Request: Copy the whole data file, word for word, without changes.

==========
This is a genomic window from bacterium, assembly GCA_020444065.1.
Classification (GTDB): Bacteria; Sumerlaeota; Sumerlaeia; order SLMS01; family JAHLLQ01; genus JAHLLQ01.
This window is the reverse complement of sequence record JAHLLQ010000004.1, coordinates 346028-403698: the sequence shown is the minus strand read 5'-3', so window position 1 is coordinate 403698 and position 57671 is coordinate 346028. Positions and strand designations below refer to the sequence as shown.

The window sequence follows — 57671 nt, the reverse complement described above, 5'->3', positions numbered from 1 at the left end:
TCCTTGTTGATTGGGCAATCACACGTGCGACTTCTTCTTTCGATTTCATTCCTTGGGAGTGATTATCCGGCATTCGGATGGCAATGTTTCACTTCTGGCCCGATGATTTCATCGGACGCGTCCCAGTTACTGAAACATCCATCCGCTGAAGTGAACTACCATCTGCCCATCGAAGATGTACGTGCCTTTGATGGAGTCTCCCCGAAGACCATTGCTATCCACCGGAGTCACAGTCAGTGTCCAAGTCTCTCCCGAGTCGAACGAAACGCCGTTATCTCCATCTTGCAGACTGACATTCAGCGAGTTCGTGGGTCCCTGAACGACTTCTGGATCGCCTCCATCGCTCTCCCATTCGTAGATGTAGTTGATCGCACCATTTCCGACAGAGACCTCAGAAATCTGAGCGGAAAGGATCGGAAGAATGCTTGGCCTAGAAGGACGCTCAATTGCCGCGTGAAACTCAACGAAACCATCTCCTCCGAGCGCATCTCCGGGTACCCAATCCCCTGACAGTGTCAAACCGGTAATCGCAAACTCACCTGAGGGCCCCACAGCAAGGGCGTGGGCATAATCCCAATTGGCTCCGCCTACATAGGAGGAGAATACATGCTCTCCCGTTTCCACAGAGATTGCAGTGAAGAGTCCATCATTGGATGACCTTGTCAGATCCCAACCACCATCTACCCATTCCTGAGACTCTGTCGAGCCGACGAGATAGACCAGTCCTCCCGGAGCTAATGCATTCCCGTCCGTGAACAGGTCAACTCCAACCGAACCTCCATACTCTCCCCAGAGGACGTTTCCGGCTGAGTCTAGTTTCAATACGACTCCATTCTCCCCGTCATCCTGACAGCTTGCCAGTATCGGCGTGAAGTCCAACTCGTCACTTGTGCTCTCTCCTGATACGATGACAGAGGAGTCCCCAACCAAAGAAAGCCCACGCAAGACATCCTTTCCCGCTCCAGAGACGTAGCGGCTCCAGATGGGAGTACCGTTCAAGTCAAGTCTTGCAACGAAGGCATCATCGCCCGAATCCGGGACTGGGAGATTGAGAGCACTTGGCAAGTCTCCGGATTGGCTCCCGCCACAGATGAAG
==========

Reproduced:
This is a genomic window from bacterium, assembly GCA_020444065.1.
Classification (GTDB): Bacteria; Sumerlaeota; Sumerlaeia; order SLMS01; family JAHLLQ01; genus JAHLLQ01.
This window is the reverse complement of sequence record JAHLLQ010000004.1, coordinates 346028-403698: the sequence shown is the minus strand read 5'-3', so window position 1 is coordinate 403698 and position 57671 is coordinate 346028. Positions and strand designations below refer to the sequence as shown.

The window sequence follows — 57671 nt, the reverse complement described above, 5'->3', positions numbered from 1 at the left end:
TCCTTGTTGATTGGGCAATCACACGTGCGACTTCTTCTTTCGATTTCATTCCTTGGGAGTGATTATCCGGCATTCGGATGGCAATGTTTCACTTCTGGCCCGATGATTTCATCGGACGCGTCCCAGTTACTGAAACATCCATCCGCTGAAGTGAACTACCATCTGCCCATCGAAGATGTACGTGCCTTTGATGGAGTCTCCCCGAAGACCATTGCTATCCACCGGAGTCACAGTCAGTGTCCAAGTCTCTCCCGAGTCGAACGAAACGCCGTTATCTCCATCTTGCAGACTGACATTCAGCGAGTTCGTGGGTCCCTGAACGACTTCTGGATCGCCTCCATCGCTCTCCCATTCGTAGATGTAGTTGATCGCACCATTTCCGACAGAGACCTCAGAAATCTGAGCGGAAAGGATCGGAAGAATGCTTGGCCTAGAAGGACGCTCAATTGCCGCGTGAAACTCAACGAAACCATCTCCTCCGAGCGCATCTCCGGGTACCCAATCCCCTGACAGTGTCAAACCGGTAATCGCAAACTCACCTGAGGGCCCCACAGCAAGGGCGTGGGCATAATCCCAATTGGCTCCGCCTACATAGGAGGAGAATACATGCTCTCCCGTTTCCACAGAGATTGCAGTGAAGAGTCCATCATTGGATGACCTTGTCAGATCCCAACCACCATCTACCCATTCCTGAGACTCTGTCGAGCCGACGAGATAGACCAGTCCTCCCGGAGCTAATGCATTCCCGTCCGTGAACAGGTCAACTCCAACCGAACCTCCATACTCTCCCCAGAGGACGTTTCCGGCTGAGTCTAGTTTCAATACGACTCCATTCTCCCCGTCATCCTGACAGCTTGCCAGTATCGGCGTGAAGTCCAACTCGTCACTTGTGCTCTCTCCTGATACGATGACAGAGGAGTCCCCAACCAAAGAAAGCCCACGCAAGACATCCTTTCCCGCTCCAGAGACGTAGCGGCTCCAGATGGGAGTACCGTTCAAGTCAAGTCTTGCAACGAAGGCATCATCGCCCGAATCCGGGACTGGGAGATTGAGAGCACTTGGCAAGTCTCCGGATTGGCTCCCGCCACAGATGAAG